Driving in Mexico is not like driving in Canada. We have experienced travel here as a pedestrian, on a bicycle, with a motorcycle, and in a car. All have their pros and cons, but none of them are anything like what we are used to. The conditions in Mexico vary a lot depending on where you are in the country. From crowded and polluted in Mexico City, to quiet and confusing in Cancun, to unpaved and unlit in the country, driving in Mexico can be an adventure!
One of the first things we noticed when we arrived in Mexico was the lack of road rage. Drivers here are more patient, more considerate, and less aggressive. Honking is rarely heard, even when it’s probably deserved! We’re not sure whether it’s due to the more laid back culture, shorter commutes, or reduced congestion, but we like it.
The second thing we noticed was the lack of signage. In Canada you are bombarded with signs telling you what you can and can’t do, so we were a bit uneasy when we began driving here. One way streets are marked with these tiny little arrows (if you’re lucky), speed signs are hard to find, and even the streets themselves are often not labelled clearly (if at all). It’s like everyone here just knows these things and we’re supposed to as well. The best part is that the signs they do have are very misleading. They put up many signs that tell you which street you are coming up to or which direction to go in order to get to a certain street. I can’t tell you how many times we have mistaken those signs as actual street signs telling where we currently were and taken a wrong turn. Why tell people where they are when you can them where they are going? And don’t even get me started on the street names. Naming streets the same as cities or dates is a recipe for confusion. Trying to get to the Chichen Itza avenue or avenue 20th of November? Good luck.
Obviously there are road laws in Mexico, but whether they are followed is a different story. This really depends on where you are, what time it is, and who’s watching. We’ve seen people do everything from drive excessively fast to drive through a stop light. We’ve also seen people riding in the backs of pick up trucks (yes, it’s true) and four people on a single scooter without helmets. People do get pulled over though and by breaking any road law you are risking getting a ticket (or worse). One of the biggest stereotypes about Mexico is that the police are corrupt and will pull you over for bribes. This, again, highly depends on where you are. In many parts of Mexico this is very much true. However, in Cancun, the police (from our experience) seem to be honest and dependable. We have been pulled over 3 times and have never been asked for a bribe. I wouldn’t recommend testing that theory though.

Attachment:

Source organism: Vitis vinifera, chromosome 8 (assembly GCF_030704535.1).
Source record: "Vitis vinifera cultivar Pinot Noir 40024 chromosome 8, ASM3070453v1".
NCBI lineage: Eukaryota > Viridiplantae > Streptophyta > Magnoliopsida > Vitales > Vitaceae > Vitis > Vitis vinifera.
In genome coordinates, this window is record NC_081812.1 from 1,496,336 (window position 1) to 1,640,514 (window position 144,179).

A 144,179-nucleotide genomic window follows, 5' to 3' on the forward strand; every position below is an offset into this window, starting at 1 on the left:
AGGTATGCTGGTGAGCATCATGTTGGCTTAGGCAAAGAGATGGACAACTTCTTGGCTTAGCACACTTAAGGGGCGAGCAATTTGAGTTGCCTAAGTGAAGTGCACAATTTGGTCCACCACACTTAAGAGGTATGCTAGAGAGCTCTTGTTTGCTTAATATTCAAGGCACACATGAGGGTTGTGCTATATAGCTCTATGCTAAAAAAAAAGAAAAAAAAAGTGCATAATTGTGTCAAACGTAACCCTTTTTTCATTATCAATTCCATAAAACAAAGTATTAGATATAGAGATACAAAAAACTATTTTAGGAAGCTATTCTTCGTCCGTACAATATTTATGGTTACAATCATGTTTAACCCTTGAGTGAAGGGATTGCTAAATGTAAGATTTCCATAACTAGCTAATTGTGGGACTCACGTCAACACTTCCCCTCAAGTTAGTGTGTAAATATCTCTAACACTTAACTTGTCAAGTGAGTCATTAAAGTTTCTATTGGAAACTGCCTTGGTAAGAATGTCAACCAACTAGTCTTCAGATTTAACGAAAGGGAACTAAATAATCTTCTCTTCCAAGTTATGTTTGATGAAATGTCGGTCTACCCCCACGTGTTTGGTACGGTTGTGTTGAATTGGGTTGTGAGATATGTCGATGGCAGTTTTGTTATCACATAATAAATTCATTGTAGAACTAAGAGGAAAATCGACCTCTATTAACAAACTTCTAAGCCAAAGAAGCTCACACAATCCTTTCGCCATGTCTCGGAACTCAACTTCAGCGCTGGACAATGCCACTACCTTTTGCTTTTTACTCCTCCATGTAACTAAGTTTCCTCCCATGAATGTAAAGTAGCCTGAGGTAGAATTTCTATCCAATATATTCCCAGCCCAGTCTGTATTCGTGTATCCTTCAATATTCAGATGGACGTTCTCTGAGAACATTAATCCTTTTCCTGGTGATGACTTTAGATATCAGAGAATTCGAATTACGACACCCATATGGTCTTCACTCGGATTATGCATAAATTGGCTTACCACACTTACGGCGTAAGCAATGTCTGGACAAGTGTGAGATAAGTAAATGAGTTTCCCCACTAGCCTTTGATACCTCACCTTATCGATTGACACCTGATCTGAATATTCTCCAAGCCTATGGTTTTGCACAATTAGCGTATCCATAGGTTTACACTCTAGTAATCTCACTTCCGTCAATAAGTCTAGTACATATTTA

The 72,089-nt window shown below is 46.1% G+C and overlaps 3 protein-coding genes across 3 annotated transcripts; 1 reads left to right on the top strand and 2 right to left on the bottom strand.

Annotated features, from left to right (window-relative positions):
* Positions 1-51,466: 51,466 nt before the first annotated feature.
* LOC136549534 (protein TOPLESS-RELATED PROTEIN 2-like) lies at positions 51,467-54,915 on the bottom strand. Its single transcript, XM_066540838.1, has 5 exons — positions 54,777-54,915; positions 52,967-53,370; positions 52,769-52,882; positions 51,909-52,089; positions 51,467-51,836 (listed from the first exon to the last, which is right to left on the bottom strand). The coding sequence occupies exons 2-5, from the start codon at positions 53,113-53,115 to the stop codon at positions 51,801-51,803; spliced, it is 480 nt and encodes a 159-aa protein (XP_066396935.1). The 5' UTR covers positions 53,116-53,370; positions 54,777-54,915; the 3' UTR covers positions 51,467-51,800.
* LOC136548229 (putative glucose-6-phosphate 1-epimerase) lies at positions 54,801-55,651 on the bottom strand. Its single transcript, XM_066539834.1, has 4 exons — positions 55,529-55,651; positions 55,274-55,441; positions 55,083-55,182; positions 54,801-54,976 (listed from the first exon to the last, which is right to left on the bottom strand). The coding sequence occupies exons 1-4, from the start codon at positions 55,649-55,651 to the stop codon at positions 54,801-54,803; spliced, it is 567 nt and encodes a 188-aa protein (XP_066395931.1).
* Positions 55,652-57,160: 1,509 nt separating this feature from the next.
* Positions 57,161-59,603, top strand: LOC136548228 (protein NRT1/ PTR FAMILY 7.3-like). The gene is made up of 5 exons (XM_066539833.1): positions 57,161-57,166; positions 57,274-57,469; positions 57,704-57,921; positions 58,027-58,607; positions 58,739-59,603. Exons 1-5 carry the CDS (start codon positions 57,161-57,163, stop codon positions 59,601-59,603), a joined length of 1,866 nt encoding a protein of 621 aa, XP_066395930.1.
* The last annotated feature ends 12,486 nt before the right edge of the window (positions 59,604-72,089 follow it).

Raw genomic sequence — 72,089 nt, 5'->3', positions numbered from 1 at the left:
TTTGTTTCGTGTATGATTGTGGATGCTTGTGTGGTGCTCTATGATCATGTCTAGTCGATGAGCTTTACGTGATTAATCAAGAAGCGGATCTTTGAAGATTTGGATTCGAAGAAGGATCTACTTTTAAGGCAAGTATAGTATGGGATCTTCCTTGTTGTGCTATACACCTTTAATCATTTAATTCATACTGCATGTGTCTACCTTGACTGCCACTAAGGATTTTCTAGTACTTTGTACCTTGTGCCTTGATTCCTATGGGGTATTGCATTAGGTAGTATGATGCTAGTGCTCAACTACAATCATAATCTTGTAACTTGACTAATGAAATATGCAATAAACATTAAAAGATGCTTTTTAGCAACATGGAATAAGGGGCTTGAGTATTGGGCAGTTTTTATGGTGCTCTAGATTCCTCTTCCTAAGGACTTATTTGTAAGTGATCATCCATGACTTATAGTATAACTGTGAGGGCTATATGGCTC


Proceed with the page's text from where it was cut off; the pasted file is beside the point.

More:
Modes of Transportation
In Toronto you will mostly encounter cars and a decent number of bikes. Pedestrians (mostly) cross at crosswalks and scooters and motorcycles make up a very small percentage of the traffic. In Cancun you can just about reverse all of that. While cars are still the majority, motorcycles and scooters play a much bigger role in everyday traffic. Lane splitting is common and motorcycles seem to be able to get away with much more than the average car. Pedestrian crossings are far and few between, essentially making many parts of Mexico a jaywalker’s paradise. You do see bicycles here, but they are not nearly as common as in most North American cities I’ve been to. There is no bike infrastructure in Cancun (and much of Mexico), making biking a bit dangerous. In the summer especially no one wants to be out pedaling around. (Although Jay and I did it. We’re a bit crazy that way). You will also find a higher percentage of animals near the roads than in most other parts of North America. Even on the highway I found myself having to swerve to avoid running over a tarantula who was crossing the road!
I wrote previously about road conditions in Cancun
and how potholes, flooding, and unpaved roads are not uncommon here. Another thing to watch out for are topes, Mexican speed bumps. Mexican speed bumps are not like Canadian speed bumps. They come in a variety of shapes and sizes, ranging from wide and gradual to rows of little metal bumps that could convince your car to commit suicide. They are usually marked by bright yellow signs, but it’s not uncommon to get a nasty surprise, especially in the dark. I’ve also written about pollution in Mexico
, which easily extends to cars. As far as I know, most states in Mexico do not do emission testing (Mexico City being a notable exception), and it shows. We often see dark smoke coming from cars, and it doesn’t seem like anyone is overly concerned about it.
In Cancun there are many roundabouts and they make me laugh. Normally I’m a huge fan of the roundabout. However, in Cancun the roundabout is (for some reason that I do not understand) paired with normal lights. This means that to make a left hand turn you have to wait at 2 lights instead of one. The mere number of stop lights at a roundabouts also is terrifying for a visitor; figuring out where to look is not as simple as it seems!
All and all we enjoy driving in Mexico purely due to the fact that there is nowhere near the congestion in the state of Quintana Roo as in most parts of Ontario. Jay hates waiting in traffic and he feels much more calm driving around Cancun. As long as you are prepared for the unexpected, you should be fine.
TIP: The Mexican government offers an amazing service called Angeles Verdes (Green Angles) on all federal and toll roads. They provide mechanical, medical and tourist assistance and are free of charge (except for parts and gas)! Just dial 078 on your phone or stop on the side of the road with your hood up and they will stop to help when they go by on their rounds.